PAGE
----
Garden Update ~ Garden Tower 2 Setup and Spring Planting

I haven’t posted a Garden Update in a long time, so I decided to document the assembly of our upgraded Garden Tower 2. I had this in Goshen as part of a demo garden showcasing different ways of growing crops — permaculture, raised beds, Garden Towers 1 and 2, Square Foot Gardening, tiered/circular raised beds, Big Bag Beds, Smart Pots, wood mulch gardening, food forest, etc. I had not set up the Garden Tower 2 in Kalamazoo, though, because doing so required me figuring out where to put it, building a patio, and also fencing it in from critters.

I’ve detailed three years of groundhog adventureshere — from Kalamazoo Kal to all his very hungry relations. Last year, I switched the front yard beds primarily to rabbit/deer/groundhog resistant herbs and perennials and had all but given up on annual vegetable gardening. It’s just too frustrating to fight all the critters. Our fenced backyard is even worse than the open front yard, as the groundhogs have generations of tunnels and ancestral habits.

A dream on April 4, 2020 told me that my future self would really appreciate if I assembled the Garden Tower 2 that lay unassembled in our shed. I followed the advice, ordered seeds, got everything needed for assembly, only to learn that that weekend was the last time I could have done so prior to Michigan’s Governor declaring gardening “non-essential” and making it illegal to buy what I’d need. Score one, Dream Guys! A “mix-up” led to me ordering some extra parts for the GT2, and we ended up with an extra tier. For me, this changes the entire aesthetic of the GT2, and I love it so much more now. I don’t know why that one extra layer makes its form so much more appealing, but it does.

In any case, David and I spent a long Memorial Day weekend celebrating my birthday, going on wooded walks and drives, building a patio, and setting up and planting the Garden Tower 2. For anyone interested in the process, we documented some of the highlights.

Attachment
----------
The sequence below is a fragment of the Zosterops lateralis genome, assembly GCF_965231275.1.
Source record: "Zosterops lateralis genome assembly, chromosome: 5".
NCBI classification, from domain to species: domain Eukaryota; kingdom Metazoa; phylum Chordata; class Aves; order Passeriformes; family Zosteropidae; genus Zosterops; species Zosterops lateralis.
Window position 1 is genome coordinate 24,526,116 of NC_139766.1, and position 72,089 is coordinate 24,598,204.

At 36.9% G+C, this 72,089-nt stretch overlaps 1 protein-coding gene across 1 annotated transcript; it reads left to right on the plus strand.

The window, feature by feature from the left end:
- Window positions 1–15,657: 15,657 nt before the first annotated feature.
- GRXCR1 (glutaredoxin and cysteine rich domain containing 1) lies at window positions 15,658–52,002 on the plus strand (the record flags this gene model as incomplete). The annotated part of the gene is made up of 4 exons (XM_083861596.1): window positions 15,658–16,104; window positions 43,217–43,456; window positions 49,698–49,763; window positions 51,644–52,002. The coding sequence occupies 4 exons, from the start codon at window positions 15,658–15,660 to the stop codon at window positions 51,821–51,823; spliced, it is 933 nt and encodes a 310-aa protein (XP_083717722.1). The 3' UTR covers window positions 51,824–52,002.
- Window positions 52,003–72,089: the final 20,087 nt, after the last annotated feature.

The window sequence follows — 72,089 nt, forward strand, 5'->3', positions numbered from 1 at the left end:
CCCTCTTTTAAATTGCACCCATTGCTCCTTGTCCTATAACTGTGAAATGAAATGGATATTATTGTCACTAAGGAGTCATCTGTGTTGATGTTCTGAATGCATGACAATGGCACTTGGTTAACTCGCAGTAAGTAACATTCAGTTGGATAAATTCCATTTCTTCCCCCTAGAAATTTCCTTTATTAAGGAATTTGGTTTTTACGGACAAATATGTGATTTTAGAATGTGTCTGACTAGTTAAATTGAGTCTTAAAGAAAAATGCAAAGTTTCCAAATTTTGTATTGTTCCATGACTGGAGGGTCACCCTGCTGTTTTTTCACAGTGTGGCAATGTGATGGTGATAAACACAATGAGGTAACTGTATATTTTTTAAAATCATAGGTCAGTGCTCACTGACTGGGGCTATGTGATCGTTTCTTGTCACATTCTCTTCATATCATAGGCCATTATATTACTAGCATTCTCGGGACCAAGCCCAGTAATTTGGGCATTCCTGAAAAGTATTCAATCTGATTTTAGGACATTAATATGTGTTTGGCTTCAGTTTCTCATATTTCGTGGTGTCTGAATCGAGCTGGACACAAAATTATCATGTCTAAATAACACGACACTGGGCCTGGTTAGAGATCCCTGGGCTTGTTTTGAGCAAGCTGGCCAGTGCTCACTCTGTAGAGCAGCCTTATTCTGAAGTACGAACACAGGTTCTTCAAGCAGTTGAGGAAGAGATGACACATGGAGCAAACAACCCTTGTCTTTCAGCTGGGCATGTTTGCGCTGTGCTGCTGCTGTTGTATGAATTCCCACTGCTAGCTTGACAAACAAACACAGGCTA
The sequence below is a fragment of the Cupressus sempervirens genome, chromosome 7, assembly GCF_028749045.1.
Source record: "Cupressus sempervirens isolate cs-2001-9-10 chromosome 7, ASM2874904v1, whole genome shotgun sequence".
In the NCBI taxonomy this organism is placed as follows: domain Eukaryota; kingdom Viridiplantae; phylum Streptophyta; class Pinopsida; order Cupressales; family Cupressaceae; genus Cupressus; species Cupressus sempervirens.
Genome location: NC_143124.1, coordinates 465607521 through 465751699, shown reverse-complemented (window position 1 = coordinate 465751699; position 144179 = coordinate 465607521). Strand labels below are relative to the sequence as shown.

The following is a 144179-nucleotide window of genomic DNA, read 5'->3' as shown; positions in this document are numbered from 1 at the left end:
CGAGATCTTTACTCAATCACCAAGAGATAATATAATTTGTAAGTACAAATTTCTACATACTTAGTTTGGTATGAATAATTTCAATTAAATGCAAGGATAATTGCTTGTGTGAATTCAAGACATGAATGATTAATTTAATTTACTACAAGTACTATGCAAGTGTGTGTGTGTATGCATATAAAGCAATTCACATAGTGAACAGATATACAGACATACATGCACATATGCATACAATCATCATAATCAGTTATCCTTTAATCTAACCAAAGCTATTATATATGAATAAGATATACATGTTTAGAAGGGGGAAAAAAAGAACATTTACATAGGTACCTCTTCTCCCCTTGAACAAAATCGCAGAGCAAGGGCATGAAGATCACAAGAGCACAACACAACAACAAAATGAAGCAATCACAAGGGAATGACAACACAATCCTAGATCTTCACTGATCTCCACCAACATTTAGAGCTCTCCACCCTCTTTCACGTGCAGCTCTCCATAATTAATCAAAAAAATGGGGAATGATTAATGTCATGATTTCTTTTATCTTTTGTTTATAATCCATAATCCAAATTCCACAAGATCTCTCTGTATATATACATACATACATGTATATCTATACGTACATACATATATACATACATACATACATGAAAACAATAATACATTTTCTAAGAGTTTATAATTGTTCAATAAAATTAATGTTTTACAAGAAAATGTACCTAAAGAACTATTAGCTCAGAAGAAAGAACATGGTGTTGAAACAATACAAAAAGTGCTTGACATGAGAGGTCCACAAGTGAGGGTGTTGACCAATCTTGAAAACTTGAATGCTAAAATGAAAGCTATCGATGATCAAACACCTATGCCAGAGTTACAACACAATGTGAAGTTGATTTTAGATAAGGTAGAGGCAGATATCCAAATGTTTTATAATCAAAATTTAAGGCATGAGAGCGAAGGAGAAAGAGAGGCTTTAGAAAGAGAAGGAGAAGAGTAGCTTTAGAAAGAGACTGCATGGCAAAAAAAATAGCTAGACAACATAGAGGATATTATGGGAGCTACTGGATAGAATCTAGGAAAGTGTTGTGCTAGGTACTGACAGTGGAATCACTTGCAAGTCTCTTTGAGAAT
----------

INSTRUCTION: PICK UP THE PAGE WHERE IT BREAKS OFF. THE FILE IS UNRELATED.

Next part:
The “Before” space, slightly in process, since I forgot to take a Before photo! This required moving three Smart Pots to the other side of this existing raised bed. Moving those turned out way easier than anticipated. In the photo below, you can see the patio blocks before digging out and leveling the ground. We’ve got the base of the GT2 there for reference, to see where we wanted this rotating tower:


Below shows David working hard to dig, then level the ground, add sand and get the patio just right. The cardboard went under the patio for extra grass and weed suppression, and the cage would eventually form the support of a mesh barrier:


Me, filling and watering in the soil, one third at a time:



The full setup with extra fencing “open” for entrance:


Critter fencing closed and locked:


Freshly planted on Memorial Day: a “bush” tomato good for containers, both green and purple basil, lots of lettuce varieties, purple/red/lacinato kale, spinach, rainbow chard, zinnias (!), and possibly some bok choy and collards. (I mixed up my seedlings so I’m not sure which is which at this point.)


In larger context:


I’ve got composting worms on order. They should be here sometime this week, but I used organic, amended soil, so the plants should have plenty of nutrients in the interim.

This larger garden shift also put the Big Bag Bed behind our shed back into use for yellow squash. This area doesn’t get tons of sun, but a slightly less productive summer squash can be an advantage. Usually we get way too much! You can see it here, in the center, below the trellis, with Egyptian walking onions (perennial) around the edges, and an echinacea in front. I don’t know if the critters will get this or not, but it felt like a worthwhile experiment. The tan pot behind hold stinging nettles I’ve had for many years:


Up front, I ended up planting some annual veggies and flowers among the perennials. Since I have so many protected plants in the Garden Tower, I don’t care if animals munch on some of the front yard veggies. If it becomes ugly and problematic, I’ll just switch it back to all herbs and perennials:


The dead weeping birch remains a focal point of the yard. Last week, a woman had her graduation photos taken in front of the birch and our weeping cherry trees. That felt like a sweet compliment! This tree looks more dramatic and draws more birds without leaves than it ever did with leaves. At some point, it will come down. Many of the branches have already fallen off, but for now, the twisting white adds some faery magic to the front yard beds: